Tuesday, May 21, 2013
Thank you for your support
We still have a couple close races in this region's "Gems of Junk Wax" polling! Voting ends at 11:59 PM tonight, so be sure to get your tallies in before then!
Back to your regularly scheduled programming.
I can't stress this enough.
Whether you're a first-time visitor of this blog or a long-time "Dime Boxes" enthusiast, I'd just like to thank you for your readership. I like to take time out every now and then to say that, because I really do mean it.
I know I usually write about quite an eclectic mix of topics around here. Still, I'm glad to see that I still have a steady following.
And, of course, I'd also like to say thanks to anyone who has ever sent me a trade package. My incoming mail has been through the roof these past couple months.
Lately, I've felt bad because I haven't had the time nor budget to send an appropriate amount of return packages out to the gracious souls who have sent me cards as of late.
The most recent batch of cardboard from Douglas, author of the fantastic blog "Sportscards from the Dollar Store", is the third consecutive package he's sent my way without any return.
Now that I'm finally off of school, I'm certainly planning to send something back his way.
Given the amount of awesome cardboard Douglas continues to find for me, it's long overdue.
In addition to sending random, quirky cards like the "0-and-1" Yount at the top of the post, Douglas has proved to be one of the more consistent "hitmen" for my mini-collections.
And, yes, while I haven't officially declared it as a focus of mine, I've had quite a few people send me "bespectacled ballplayer" nominees lately.
Douglas included a whole stack of 'em in this package.
The "Oil Can" centerpiece is one of my new favorites in that department.
Due to his love for hockey, Douglas usually includes a few of the sport's cards in with each package he sends my way.
These, as he noted, are a couple hockey variations on a couple of my mini-collections. Much like my "broken bat" cards, the Boychuk is a similarly-themed "broken stick" piece.
I actually remember that '91 UD Gretzky from my brief hockey collecting adolescent days. If anyone deserves a "multiple-exposure" piece, it's "The Great One".
To top it off, the back even features a shot of him signing autographs.
It's the best of both worlds.
Let's get back to baseball for now, though.
And, yes, we'll be riding the mini-collection bandwagon for the remainder of this post. As I said, Douglas is a true "hitman" when it comes to these things.
This Steve Finley/Gary Carter "play at the plate" is one of the better action shots I've ever seen.
While the front is preferred, shots for my mini-collections can also extend to the back of cards.
This one of former Dodgers hurler Kevin Gross is a new addition to my "pitchers at the plate" theme.
It'd also fit nicely into a "funny name" collection, if I ever decide to start one of those down the road.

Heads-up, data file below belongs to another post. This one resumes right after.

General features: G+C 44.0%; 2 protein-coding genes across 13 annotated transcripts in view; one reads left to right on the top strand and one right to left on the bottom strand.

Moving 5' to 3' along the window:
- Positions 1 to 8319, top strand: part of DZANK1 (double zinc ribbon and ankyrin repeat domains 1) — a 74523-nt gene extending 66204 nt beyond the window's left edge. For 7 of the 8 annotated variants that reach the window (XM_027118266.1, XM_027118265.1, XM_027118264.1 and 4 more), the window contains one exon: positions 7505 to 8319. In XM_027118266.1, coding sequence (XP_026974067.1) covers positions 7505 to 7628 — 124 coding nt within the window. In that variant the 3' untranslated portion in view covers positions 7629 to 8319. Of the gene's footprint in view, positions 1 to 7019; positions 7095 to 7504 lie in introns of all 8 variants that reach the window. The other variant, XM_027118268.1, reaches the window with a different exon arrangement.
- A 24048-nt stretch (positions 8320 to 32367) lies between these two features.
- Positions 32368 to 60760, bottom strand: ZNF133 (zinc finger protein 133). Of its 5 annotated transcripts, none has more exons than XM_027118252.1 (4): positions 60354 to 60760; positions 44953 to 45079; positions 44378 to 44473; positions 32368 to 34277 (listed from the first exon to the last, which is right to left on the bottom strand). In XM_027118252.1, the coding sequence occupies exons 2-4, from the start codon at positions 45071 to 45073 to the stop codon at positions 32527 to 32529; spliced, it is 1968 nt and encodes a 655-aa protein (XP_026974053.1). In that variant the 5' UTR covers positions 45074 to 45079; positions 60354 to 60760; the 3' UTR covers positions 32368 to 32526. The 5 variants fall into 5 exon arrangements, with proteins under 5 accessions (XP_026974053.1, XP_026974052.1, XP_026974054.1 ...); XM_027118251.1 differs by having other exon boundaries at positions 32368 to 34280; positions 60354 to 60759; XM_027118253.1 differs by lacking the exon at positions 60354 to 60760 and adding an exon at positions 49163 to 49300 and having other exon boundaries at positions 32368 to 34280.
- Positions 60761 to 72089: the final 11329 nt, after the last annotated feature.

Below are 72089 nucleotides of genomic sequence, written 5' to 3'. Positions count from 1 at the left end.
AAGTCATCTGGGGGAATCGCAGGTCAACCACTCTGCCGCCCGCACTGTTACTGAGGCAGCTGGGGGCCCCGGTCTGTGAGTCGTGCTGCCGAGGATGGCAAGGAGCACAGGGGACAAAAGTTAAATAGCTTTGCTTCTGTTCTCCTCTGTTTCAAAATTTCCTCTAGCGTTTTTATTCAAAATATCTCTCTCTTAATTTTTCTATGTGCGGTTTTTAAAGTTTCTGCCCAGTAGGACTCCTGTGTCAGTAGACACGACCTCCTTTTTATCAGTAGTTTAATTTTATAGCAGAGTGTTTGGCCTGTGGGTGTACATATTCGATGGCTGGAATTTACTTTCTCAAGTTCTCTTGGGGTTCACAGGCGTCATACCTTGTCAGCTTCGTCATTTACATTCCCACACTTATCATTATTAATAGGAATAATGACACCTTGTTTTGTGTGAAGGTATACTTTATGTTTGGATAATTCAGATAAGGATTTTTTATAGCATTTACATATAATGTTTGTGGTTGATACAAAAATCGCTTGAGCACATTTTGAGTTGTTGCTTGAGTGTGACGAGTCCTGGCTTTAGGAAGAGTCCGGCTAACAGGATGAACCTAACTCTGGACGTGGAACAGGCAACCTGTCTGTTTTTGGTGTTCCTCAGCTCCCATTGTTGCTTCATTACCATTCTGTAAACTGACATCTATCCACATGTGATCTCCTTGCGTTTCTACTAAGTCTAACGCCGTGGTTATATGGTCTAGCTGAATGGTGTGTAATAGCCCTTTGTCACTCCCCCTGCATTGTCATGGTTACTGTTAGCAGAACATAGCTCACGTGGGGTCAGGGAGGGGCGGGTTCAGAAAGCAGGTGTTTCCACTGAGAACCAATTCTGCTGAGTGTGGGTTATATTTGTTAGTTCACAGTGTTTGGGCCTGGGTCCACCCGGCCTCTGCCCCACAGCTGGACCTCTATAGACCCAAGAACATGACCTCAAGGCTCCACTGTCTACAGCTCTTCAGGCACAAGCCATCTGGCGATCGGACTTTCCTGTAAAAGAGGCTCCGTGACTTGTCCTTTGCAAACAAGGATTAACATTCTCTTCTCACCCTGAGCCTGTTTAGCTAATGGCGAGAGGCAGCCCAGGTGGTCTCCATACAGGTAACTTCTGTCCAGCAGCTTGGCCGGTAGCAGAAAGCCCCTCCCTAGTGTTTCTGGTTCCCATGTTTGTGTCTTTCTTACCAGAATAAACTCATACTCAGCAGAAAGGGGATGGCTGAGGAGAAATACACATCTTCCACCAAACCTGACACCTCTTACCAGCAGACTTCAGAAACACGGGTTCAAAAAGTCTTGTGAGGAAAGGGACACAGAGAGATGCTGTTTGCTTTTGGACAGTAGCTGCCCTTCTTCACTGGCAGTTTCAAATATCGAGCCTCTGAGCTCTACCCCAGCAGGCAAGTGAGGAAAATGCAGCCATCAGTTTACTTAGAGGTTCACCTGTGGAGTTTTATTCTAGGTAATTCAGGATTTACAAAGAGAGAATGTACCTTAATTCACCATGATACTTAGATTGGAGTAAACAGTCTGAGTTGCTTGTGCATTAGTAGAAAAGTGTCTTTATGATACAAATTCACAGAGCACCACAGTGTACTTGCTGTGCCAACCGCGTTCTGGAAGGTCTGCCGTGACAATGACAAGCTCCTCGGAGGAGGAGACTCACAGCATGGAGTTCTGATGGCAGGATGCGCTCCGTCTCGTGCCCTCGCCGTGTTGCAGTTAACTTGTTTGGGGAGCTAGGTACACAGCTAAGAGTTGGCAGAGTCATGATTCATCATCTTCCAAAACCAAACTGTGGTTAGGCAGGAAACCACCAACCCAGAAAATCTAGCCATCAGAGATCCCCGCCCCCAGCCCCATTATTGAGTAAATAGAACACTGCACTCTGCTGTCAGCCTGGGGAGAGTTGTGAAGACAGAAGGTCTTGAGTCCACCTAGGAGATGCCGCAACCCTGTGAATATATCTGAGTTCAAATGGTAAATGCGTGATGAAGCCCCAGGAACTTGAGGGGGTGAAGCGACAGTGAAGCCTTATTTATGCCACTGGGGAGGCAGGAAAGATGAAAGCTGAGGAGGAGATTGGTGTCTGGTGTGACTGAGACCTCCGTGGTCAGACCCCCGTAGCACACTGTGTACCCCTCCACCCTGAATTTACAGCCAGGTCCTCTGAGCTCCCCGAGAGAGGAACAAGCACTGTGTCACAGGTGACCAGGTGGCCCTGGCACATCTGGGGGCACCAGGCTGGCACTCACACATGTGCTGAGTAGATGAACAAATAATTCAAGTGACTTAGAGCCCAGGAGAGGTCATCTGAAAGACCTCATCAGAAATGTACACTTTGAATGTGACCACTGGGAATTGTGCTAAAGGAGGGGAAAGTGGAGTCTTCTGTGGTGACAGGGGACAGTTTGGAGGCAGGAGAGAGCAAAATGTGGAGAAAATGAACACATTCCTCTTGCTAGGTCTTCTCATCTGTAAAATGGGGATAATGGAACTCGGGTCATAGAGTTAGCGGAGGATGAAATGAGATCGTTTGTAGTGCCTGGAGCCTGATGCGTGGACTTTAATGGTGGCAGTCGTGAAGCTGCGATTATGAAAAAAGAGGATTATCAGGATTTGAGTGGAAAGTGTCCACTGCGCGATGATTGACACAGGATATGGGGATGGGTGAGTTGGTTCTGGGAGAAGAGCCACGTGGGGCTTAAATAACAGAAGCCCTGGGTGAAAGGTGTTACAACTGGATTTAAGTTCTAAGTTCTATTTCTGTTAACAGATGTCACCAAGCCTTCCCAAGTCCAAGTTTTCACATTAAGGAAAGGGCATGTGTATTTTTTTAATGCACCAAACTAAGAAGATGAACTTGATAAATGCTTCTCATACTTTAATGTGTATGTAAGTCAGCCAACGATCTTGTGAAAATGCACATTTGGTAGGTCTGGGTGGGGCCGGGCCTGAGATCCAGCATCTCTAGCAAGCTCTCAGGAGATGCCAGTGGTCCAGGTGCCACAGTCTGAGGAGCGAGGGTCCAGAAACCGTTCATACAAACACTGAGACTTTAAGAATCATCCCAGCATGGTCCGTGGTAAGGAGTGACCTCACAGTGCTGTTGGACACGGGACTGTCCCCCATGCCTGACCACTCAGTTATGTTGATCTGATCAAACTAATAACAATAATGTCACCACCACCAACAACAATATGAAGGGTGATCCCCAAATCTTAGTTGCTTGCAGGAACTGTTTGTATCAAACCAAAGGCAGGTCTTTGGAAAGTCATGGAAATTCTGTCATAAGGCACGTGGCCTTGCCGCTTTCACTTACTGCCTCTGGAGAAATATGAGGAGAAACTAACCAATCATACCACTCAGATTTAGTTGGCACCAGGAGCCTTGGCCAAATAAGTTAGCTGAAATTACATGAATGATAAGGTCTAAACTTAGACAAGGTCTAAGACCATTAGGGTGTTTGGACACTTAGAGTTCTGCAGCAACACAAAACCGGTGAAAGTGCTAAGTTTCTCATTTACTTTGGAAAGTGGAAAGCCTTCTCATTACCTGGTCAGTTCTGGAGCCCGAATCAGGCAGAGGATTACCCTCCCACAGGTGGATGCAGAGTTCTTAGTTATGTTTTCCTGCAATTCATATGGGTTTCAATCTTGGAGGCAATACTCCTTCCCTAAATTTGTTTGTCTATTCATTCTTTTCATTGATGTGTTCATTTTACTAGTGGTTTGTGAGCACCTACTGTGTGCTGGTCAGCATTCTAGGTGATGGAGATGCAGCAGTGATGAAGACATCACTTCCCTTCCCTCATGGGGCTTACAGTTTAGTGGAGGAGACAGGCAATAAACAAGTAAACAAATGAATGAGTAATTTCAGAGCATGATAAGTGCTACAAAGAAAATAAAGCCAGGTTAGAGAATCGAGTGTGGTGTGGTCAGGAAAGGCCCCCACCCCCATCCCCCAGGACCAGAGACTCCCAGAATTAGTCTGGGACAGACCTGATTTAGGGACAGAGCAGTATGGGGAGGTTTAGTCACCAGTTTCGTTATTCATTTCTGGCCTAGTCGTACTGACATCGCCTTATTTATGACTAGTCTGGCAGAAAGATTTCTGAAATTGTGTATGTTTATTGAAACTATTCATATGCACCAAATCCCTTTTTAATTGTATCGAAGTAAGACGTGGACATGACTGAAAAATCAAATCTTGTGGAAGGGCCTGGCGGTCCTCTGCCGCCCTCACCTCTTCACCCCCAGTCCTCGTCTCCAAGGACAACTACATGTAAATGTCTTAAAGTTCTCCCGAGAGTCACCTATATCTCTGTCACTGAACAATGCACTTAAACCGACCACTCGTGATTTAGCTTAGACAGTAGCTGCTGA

Had Douglas not specifically labeled it as such, I would've probably let a new "zero-year" card slip right through my fingertips.
After all, that's exactly what we have with Jack Savage's 1989 Donruss issue. Savage didn't even play in the big leagues during the '89 season. He'd pitch in his final games for the Twins the very next year.
Best I can tell, the Morandini is actually a "combo" mini-collection piece. As you can probably tell, it's one of my treasured "double dip" cards.
But, looking at the old-style Phillies cap he's sporting, I'm led to believe that the Morandini is actually a "throwback" shot as well.
Here's a couple fun pieces for my bat-themed collections.
Although I can't say I've heard of either Reyes or Cooper before, these are certainly prime additions to both my "broken bat" and "bat barrel" mini-collections.
In the case of the Cooper, it's all thanks to the underrated greatness of 1991 Fleer.
Speaking of which...
This was my absolute favorite card that Douglas sent.
As I've found, there aren't a whole lot of "argument" shots in existence. To tell you the truth, I didn't think there were any more to discover.
But, as I've learned time and time again, never assume anything when it comes to this hobby.
Unbeknownst to me, a prime "argument" piece was sitting in one of my favorite checklists all this time. I'd always thought '91 Fleer featured some fine photography, but I'd never seen this one before.
While perhaps a little more peaceful than the other "arguments" I've seen on cardboard, this is quite the foreshadowing shot.
After all, Mike Scioscia is currently the longest-tenured manager in the big leagues. He's had disputes with umpires on many different occasions during his managerial career.
See, without people like Douglas, I'd still be in the dark about so many of the gems this hobby has to offer.
And, without all of your support, I'm not sure I'd even be in the blogging business to begin with.
Needless to say, it's scary to think how that timeline would've played out.